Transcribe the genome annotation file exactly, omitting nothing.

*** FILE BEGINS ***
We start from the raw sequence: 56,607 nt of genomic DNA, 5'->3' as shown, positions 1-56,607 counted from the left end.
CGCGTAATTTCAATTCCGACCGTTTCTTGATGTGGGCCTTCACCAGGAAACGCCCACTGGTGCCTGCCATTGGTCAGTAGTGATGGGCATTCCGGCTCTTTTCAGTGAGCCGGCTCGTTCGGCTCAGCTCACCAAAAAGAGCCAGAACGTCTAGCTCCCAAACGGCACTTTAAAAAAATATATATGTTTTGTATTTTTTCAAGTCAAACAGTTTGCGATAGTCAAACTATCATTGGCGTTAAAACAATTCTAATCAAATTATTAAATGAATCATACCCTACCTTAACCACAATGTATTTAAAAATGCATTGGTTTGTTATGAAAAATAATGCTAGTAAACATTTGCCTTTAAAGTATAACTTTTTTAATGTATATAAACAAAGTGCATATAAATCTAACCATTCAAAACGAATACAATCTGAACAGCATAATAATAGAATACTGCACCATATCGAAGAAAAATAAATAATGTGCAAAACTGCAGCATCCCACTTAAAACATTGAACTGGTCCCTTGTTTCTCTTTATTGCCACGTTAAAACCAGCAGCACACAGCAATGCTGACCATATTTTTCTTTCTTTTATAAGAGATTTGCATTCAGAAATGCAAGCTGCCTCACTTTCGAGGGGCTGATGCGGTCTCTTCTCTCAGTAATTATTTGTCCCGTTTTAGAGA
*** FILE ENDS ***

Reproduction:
We start from the raw sequence: 56,607 nt of genomic DNA, 5'->3' as shown, positions 1-56,607 counted from the left end.
CGCGTAATTTCAATTCCGACCGTTTCTTGATGTGGGCCTTCACCAGGAAACGCCCACTGGTGCCTGCCATTGGTCAGTAGTGATGGGCATTCCGGCTCTTTTCAGTGAGCCGGCTCGTTCGGCTCAGCTCACCAAAAAGAGCCAGAACGTCTAGCTCCCAAACGGCACTTTAAAAAAATATATATGTTTTGTATTTTTTCAAGTCAAACAGTTTGCGATAGTCAAACTATCATTGGCGTTAAAACAATTCTAATCAAATTATTAAATGAATCATACCCTACCTTAACCACAATGTATTTAAAAATGCATTGGTTTGTTATGAAAAATAATGCTAGTAAACATTTGCCTTTAAAGTATAACTTTTTTAATGTATATAAACAAAGTGCATATAAATCTAACCATTCAAAACGAATACAATCTGAACAGCATAATAATAGAATACTGCACCATATCGAAGAAAAATAAATAATGTGCAAAACTGCAGCATCCCACTTAAAACATTGAACTGGTCCCTTGTTTCTCTTTATTGCCACGTTAAAACCAGCAGCACACAGCAATGCTGACCATATTTTTCTTTCTTTTATAAGAGATTTGCATTCAGAAATGCAAGCTGCCTCACTTTCGAGGGGCTGATGCGGTCTCTTCTCTCAGTAATTATTTGTCCCGTTTTAGAGA